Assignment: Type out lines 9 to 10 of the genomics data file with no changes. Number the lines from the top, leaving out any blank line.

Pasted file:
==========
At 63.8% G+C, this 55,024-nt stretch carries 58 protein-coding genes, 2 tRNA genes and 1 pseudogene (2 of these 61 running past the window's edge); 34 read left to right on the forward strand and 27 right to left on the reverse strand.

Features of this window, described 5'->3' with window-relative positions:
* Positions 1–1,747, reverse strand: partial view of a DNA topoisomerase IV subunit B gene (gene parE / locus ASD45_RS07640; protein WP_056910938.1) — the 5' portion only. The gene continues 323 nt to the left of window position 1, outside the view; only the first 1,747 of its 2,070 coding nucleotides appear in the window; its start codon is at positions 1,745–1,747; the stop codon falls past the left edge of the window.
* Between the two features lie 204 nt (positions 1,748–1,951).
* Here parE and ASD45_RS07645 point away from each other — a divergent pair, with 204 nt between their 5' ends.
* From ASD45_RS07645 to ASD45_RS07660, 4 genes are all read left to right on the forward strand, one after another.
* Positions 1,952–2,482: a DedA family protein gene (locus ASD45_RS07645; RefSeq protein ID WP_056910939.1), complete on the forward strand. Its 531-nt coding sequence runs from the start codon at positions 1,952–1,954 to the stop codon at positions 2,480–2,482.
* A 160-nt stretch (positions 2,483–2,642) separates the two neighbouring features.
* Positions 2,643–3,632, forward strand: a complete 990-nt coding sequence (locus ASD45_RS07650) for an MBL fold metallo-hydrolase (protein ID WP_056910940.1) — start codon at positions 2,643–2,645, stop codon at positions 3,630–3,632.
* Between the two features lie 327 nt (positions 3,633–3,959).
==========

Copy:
* Positions 2,643–3,632, forward strand: a complete 990-nt coding sequence (locus ASD45_RS07650) for an MBL fold metallo-hydrolase (protein ID WP_056910940.1) — start codon at positions 2,643–2,645, stop codon at positions 3,630–3,632.
* Between the two features lie 327 nt (positions 3,633–3,959).